Free space optics for ground-to-train communications

Mohan, Nithin (2023) Free space optics for ground-to-train communications. Doctoral thesis, Northumbria University.

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Development of a high-speed railway network such as High Speed 2 in the UK aims to connect the country and is expected to ferry around 300,000 passengers per day. The ubiquitous use of hand-held devices such as smart-phones and laptops would lead to increased demand in the network bandwidth on board high-speed trains (HSTs). Around 66% of young people consider the availability of high-quality internet services on trains to be very important, and close to a third of them would prefer to travel by train if onboard internet services are improved. In today’s hyper-digital era, onboard internet services via WiFi have become less of a handy convenience and more of a necessity for rail passengers at the global level. It is estimated that an 8-carriage train carrying close to 800 passengers in the UK would require 1.2 Gb/s of bandwidth, taking into consideration a monthly mobile data consumption of 20 GB per person. In the UK, CrossCountry and London North-Eastern Railways companies amongst others provide on-board Wi-Fi services, albeit, discouraging consumers from streaming and large file transfers. Additionally, the Wi-Fi user’s access is restricted on CrossCountry trains if their data usage exceeds 70 MB and 100 MB in the standard and first-class cabins, respectively. Furthermore, as more and more passengers access WiFi on trains, operators are struggling to provide quality services that are up to the task, thus discouraging people to use trains. To improve the connectivity for rail passengers, network providers need to make fundamental improvements to the infrastructure that serves the areas along each route.

It is widely understood that RF technologies, with their limited spectrum availability, would fail to handle a high volume of information. Therefore, adopting the complementary optical wireless communication, mostly free space optical systems, has been considered for high-speed trains due to its wide spectrum, higher data rates. However, in outdoor environments, one of the key issues in the intensity modulated/direct detection free space optical communication system is the degradation of the links' performance due to the atmospheric conditions such as fog, snow, smoke, and turbulence. Another key challenge in implementation of FSO for ground-to-train communications is providing a large coverage area, which reduces the deployment costs of establishing a base station and provides uninterrupted internet service with negligible handover delay. Handover management is another key challenge faced by ground to train communications. conventional mobility protocols do not guarantee the quality of service during handovers, but rather focus on maintaining IP session connectivity.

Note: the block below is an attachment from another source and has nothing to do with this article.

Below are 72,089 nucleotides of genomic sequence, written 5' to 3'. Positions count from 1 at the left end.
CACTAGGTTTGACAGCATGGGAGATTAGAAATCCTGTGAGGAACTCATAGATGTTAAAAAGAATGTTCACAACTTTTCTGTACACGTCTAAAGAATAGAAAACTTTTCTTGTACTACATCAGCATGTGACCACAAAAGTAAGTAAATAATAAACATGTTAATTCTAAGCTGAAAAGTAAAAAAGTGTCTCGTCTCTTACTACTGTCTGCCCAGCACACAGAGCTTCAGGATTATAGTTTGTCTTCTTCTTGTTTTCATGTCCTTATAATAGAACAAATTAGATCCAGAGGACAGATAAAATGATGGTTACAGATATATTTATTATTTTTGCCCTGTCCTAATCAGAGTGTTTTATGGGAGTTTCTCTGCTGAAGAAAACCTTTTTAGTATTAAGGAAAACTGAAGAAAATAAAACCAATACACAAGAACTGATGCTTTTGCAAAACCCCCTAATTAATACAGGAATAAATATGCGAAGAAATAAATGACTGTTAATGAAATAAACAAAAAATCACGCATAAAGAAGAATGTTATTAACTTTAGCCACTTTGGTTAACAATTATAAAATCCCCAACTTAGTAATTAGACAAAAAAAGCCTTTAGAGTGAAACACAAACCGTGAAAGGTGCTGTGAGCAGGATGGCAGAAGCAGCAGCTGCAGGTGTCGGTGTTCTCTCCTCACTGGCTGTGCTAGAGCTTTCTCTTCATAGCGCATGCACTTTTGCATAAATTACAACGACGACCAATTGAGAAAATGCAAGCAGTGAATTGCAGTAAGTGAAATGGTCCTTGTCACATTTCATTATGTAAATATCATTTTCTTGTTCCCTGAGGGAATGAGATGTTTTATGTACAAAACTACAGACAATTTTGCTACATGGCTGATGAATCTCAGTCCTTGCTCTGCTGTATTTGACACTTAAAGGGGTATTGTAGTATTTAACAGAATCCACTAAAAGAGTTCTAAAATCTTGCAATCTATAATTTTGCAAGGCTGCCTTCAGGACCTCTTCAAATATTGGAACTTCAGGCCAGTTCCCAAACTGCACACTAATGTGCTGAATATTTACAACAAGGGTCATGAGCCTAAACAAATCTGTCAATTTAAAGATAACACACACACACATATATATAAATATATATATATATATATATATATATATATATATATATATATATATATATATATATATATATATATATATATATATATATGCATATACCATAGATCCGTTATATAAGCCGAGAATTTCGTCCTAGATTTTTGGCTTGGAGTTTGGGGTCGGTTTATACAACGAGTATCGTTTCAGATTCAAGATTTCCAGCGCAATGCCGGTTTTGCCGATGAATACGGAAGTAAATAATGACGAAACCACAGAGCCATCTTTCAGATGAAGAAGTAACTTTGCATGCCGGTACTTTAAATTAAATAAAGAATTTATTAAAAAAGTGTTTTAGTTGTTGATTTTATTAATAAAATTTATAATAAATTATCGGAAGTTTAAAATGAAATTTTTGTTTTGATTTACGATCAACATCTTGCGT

To address the challenges mentioned above, this work proposes, firstly, a coverage model for ground-to-train communication we developed the concept of sectorised base station for ground to train communication spanning a coverage length of 210m and provide an architecture for relayed FSO communication between base stations to minimise handover latency. Secondly, we analysed the performance of polar codes under the effect of weak turbulence to determine the optimum code-rate to achieve a bit error rate (BER) of 10-9. Considering the successive cancellation decoder for scintillation indices of 0.12, 02 and 0.33 the optimum code rate was found to be 0.6, 0.33 and 0.2 respectively, for a confidence limit of 95% using Monte-Carlo simulations. Lastly, a dedicated software-defined-network (SDN)-based mobility architecture has been developed for handover management in ground-to-train (G2T) communication. An FSO experimental testbed was designed using off-the-shelf components which includes Raspberry-Pis to test the performance of the protocol. The results showed that the proposed scheme offered seamless handover with an average data transfer and throughput of 256 Mbps, respectively dropping down to 196 Mbps during the handover time.

Item Type: Thesis (Doctoral)
Additional Information: Funding information: This work is supported by Intensive Industrial Innovation Program Northeast UK (IIIP UK) and is part funded by the European Regional Development Fund (ERDF) of which both are gratefully acknowledged.
Uncontrolled Keywords: laser communications, software defined networks, high-speed trains, forward error correction, base-station coverage
Subjects: F300 Physics
Department: Faculties > Engineering and Environment > Mathematics, Physics and Electrical Engineering
University Services > Graduate School > Doctor of Philosophy
Depositing User: John Coen
Date Deposited: 14 Nov 2023 09:56
Last Modified: 28 Mar 2024 03:30

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